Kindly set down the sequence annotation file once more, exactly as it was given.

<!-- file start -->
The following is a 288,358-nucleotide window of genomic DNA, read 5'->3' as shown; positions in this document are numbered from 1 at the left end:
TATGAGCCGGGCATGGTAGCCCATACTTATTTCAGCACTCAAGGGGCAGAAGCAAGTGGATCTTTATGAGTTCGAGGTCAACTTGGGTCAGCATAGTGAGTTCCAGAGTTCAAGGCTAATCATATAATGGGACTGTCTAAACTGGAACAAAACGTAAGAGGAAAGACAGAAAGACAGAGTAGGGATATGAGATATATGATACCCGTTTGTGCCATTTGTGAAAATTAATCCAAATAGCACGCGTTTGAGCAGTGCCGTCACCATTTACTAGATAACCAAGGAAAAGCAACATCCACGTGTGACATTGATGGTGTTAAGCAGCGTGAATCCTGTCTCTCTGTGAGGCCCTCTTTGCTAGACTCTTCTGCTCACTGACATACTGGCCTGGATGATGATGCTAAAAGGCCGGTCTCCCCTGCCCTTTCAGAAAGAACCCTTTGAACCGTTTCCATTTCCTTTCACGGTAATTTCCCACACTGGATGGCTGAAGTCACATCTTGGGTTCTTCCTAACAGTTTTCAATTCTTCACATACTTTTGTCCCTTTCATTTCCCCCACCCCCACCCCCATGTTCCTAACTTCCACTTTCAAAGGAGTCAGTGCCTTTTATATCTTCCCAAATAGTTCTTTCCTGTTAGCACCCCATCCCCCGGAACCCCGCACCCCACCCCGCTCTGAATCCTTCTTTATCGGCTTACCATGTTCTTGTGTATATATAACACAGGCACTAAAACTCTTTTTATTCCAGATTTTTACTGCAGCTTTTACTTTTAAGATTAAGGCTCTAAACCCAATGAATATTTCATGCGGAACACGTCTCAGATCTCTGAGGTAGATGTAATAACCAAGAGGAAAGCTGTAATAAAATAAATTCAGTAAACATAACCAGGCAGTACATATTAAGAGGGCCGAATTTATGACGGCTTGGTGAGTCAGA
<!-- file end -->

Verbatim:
The following is a 288,358-nucleotide window of genomic DNA, read 5'->3' as shown; positions in this document are numbered from 1 at the left end:
TATGAGCCGGGCATGGTAGCCCATACTTATTTCAGCACTCAAGGGGCAGAAGCAAGTGGATCTTTATGAGTTCGAGGTCAACTTGGGTCAGCATAGTGAGTTCCAGAGTTCAAGGCTAATCATATAATGGGACTGTCTAAACTGGAACAAAACGTAAGAGGAAAGACAGAAAGACAGAGTAGGGATATGAGATATATGATACCCGTTTGTGCCATTTGTGAAAATTAATCCAAATAGCACGCGTTTGAGCAGTGCCGTCACCATTTACTAGATAACCAAGGAAAAGCAACATCCACGTGTGACATTGATGGTGTTAAGCAGCGTGAATCCTGTCTCTCTGTGAGGCCCTCTTTGCTAGACTCTTCTGCTCACTGACATACTGGCCTGGATGATGATGCTAAAAGGCCGGTCTCCCCTGCCCTTTCAGAAAGAACCCTTTGAACCGTTTCCATTTCCTTTCACGGTAATTTCCCACACTGGATGGCTGAAGTCACATCTTGGGTTCTTCCTAACAGTTTTCAATTCTTCACATACTTTTGTCCCTTTCATTTCCCCCACCCCCACCCCCATGTTCCTAACTTCCACTTTCAAAGGAGTCAGTGCCTTTTATATCTTCCCAAATAGTTCTTTCCTGTTAGCACCCCATCCCCCGGAACCCCGCACCCCACCCCGCTCTGAATCCTTCTTTATCGGCTTACCATGTTCTTGTGTATATATAACACAGGCACTAAAACTCTTTTTATTCCAGATTTTTACTGCAGCTTTTACTTTTAAGATTAAGGCTCTAAACCCAATGAATATTTCATGCGGAACACGTCTCAGATCTCTGAGGTAGATGTAATAACCAAGAGGAAAGCTGTAATAAAATAAATTCAGTAAACATAACCAGGCAGTACATATTAAGAGGGCCGAATTTATGACGGCTTGGTGAGTCAGA